Concerns have been raised about the cost of Lockheed Martin's F-35… (Darin Russell / Lockheed…)
Exposing the truth
Re "Highflying costs," April 19
Revealing that the F-35 fighter jet program is in jeopardy because of its increasing costs could bring comfort to the enemy and potentially jeopardize national security. Reporting that Secret Service agents engaged in unacceptable behavior could compromise the reputation of the Secret Service and the security of the president. Showing photos of soldiers with body parts exposes unacceptable behavior by the troops and may increase resentment of U.S. involvement in Afghanistan.
Reporting government problems often causes short-term negative consequences. However, the alternative is that news embarrassing to the government is not reported at all, which would cause much greater problems in the long run: Think Watergate.
For the real, long-term security of the United States, the news media need to consistently err on the side of showing our problems to us all.
One Dream or another
Re "A GOP approach to immigration," April 18
Tamar Jacoby asserts that Mitt Romney could simply latch on to Sen. Marco Rubio's (R-Fla.) transparent alternative to the Dream Act and magically attract Latinos. That notion is both laughable and insulting.
After months of demonizing Latinos while positioning himself to the right of his GOP rivals, Romney will try to Etch-A-Sketch his way to appear less hostile to Latinos than his record suggests. But Latinos will remember that Romney supports Arizona's draconian SB 1070 and favors "self-deportation" as a solution to the presence of the estimated 11 million undocumented immigrants in the U.S.
How naive does Romney and his handlers think we are that we could fall for such a conspicuous maneuver? I fully expect to see Romney wearing a huge sombrero and eating a taco for the cameras in the coming weeks.
Except for the small percentage of indigenous peoples, we are all immigrants.
Though I applaud any reasoned attempt to fix our country's problems, illegal immigration being just one, I'm amused by Jacoby's line, "But in this case, the perfect may be the enemy of good." Makes sense.
But I would ask Jacoby why Republicans don't apply that same logic to the healthcare reform law, the economy, women's rights and other issues.
Moving forward on Cuba
Re "Time to include Cuba," Editorial, April 17
The failed 50-year-old U.S. trade embargo and its rejection by Latin America and the rest of the world show how easily American foreign policy toward Cuba has been co-opted by a small cartel of politicos in Florida.
Latin American leaders seem to know something that American politicians have ignored for far too long: that the best way to promote constructive change in Cuba is to do away with the embargo once and for all.
Cuba's substantial oil and gas reserves in the Straits of Florida virtually guarantee its energy self-sufficiency by the end of this decade and its potential emergence as an energy exporter, making the U.S. embargo even more irrelevant and counterproductive.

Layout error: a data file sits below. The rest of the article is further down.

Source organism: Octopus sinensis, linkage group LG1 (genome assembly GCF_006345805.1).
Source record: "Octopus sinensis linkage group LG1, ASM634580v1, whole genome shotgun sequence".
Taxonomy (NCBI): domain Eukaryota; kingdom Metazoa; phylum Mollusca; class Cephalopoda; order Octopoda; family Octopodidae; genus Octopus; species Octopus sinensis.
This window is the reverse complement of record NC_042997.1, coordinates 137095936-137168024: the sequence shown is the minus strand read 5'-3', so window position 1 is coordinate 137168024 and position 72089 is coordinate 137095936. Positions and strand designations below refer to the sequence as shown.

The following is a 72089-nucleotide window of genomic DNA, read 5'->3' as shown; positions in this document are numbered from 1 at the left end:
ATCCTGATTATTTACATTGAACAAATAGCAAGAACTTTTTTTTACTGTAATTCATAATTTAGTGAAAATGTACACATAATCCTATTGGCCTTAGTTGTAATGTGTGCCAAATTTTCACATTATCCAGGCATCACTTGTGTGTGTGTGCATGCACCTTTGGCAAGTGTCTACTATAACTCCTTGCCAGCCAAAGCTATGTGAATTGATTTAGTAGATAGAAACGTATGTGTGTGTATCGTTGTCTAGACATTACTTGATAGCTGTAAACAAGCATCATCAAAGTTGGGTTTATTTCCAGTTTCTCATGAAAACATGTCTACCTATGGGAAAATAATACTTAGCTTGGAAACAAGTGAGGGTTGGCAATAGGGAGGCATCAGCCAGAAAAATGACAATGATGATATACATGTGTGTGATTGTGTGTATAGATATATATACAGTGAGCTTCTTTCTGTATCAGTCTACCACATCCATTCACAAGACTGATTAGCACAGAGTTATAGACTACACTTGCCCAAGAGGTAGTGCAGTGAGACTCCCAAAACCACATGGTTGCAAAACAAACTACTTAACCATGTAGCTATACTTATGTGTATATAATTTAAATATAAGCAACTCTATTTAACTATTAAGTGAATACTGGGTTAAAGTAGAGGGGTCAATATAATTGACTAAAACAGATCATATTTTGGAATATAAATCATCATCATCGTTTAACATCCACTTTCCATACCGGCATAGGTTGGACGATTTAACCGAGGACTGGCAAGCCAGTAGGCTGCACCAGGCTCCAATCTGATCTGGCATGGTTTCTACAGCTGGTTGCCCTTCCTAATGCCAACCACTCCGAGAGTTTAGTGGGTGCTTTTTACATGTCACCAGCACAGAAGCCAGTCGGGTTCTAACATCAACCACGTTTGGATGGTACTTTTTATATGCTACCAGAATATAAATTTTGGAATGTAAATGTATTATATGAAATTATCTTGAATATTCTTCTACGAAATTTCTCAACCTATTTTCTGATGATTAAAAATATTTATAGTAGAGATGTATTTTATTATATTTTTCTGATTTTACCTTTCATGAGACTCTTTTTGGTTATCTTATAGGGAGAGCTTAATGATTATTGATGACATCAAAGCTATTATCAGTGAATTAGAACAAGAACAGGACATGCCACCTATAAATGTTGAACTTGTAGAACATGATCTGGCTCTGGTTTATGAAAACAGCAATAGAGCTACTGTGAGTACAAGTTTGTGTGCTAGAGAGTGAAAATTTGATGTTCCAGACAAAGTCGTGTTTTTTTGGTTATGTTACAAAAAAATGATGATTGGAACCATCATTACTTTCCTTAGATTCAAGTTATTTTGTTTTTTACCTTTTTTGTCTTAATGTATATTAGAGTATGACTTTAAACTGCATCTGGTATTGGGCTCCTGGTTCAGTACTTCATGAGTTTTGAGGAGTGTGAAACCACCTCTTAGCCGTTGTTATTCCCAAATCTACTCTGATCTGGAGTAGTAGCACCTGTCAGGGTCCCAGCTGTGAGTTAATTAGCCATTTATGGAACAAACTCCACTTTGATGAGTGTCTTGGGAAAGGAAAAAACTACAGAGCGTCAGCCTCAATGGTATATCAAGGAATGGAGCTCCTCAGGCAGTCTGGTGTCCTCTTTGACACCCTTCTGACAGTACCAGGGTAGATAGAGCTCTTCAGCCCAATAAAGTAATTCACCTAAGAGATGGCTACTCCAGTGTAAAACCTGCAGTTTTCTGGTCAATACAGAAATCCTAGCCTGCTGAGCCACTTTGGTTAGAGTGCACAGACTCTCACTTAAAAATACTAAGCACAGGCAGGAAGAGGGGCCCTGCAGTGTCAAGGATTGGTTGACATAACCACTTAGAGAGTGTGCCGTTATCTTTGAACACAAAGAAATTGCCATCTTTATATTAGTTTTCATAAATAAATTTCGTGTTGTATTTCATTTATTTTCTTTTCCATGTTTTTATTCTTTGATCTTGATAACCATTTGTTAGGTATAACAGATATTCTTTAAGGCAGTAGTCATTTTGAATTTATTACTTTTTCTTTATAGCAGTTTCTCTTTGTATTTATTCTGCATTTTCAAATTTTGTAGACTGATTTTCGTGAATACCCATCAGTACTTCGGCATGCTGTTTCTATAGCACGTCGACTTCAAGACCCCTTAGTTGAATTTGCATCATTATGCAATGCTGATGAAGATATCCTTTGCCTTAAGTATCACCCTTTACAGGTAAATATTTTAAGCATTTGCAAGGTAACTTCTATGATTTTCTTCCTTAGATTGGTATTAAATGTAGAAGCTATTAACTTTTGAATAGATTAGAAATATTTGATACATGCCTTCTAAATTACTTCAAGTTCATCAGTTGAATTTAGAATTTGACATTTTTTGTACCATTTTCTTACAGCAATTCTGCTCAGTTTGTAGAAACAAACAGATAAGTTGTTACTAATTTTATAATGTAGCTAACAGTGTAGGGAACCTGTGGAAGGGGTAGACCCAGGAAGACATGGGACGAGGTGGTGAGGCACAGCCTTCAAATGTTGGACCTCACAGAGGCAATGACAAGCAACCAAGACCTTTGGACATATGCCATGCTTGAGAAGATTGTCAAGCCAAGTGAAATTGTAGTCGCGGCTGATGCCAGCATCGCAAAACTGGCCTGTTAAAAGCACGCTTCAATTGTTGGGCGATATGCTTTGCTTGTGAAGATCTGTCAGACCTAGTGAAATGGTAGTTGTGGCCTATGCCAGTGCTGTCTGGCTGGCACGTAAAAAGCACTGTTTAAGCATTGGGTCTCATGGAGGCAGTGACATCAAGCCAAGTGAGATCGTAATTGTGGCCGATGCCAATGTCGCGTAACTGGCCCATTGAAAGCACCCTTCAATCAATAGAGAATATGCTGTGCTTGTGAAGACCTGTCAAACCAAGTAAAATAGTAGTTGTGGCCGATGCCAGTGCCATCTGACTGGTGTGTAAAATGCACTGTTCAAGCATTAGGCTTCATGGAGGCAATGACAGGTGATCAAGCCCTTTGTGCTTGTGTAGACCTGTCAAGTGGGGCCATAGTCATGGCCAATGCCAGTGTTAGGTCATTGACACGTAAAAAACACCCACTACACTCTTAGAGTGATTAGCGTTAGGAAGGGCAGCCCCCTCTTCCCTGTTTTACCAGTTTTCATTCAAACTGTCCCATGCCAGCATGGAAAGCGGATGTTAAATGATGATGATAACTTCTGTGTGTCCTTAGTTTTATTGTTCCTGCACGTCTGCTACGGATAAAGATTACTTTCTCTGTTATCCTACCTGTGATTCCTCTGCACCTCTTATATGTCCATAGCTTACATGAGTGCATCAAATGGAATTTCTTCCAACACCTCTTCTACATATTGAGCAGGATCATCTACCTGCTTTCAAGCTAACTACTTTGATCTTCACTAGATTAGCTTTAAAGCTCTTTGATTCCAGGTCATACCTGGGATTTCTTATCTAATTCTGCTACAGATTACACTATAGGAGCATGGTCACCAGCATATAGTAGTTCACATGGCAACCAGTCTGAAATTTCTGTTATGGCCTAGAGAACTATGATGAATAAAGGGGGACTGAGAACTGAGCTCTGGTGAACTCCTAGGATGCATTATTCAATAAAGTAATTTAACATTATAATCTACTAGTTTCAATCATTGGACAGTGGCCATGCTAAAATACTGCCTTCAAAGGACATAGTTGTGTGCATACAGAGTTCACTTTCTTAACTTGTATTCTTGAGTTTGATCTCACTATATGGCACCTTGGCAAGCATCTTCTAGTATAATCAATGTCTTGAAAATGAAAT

Scrapping the embargo now would also allow cooperation to prevent major ecological disasters down the line and help the U.S. repair its damaged image throughout Latin America.
In criticizing the United States for excluding Cuba from the Summit of the Americas, you argued that "engagement, not isolation, is the best way to encourage change." Cuba's record in other international forums demonstrates the opposite.
In 2006, the United Nations Human Rights Council elected Cuba as a member and then dropped Havana from its watch list. In return for this engagement, Cuba has vehemently opposed efforts to scrutinize abuses by China, Iran, Sudan, Syria and other repressive regimes. Cuba takes a leading role in sponsoring resolutions that justify terrorism and advocate cultural relativism instead of universal human rights.
Should Raul Castro's communist government really be given another forum to subvert?
Hillel C. Neuer
The writer is executive director of U.N. Watch.
Realities of kindergarten
Re "How to succeed in kindergarten," Opinion, April 15
Changing the cutoff birthday for kindergarten from Dec. 1 to Sept. 1. will eliminate problems for students like the tiny boy I taught who had a Dec. 1 birthday; he was like a preschooler in kindergarten. It will also eliminate the "October boy" syndrome, with which kindergarten teachers are familiar. I remember the student who cried, saying, "I can't spell 'leaf.' "
It is not overparenting to make your vulnerable small child's life less stressful. If being teased and feeling inadequate are "typical childhood experiences that are important learning opportunities for dealing with life's challenges," perhaps we should make them less typical.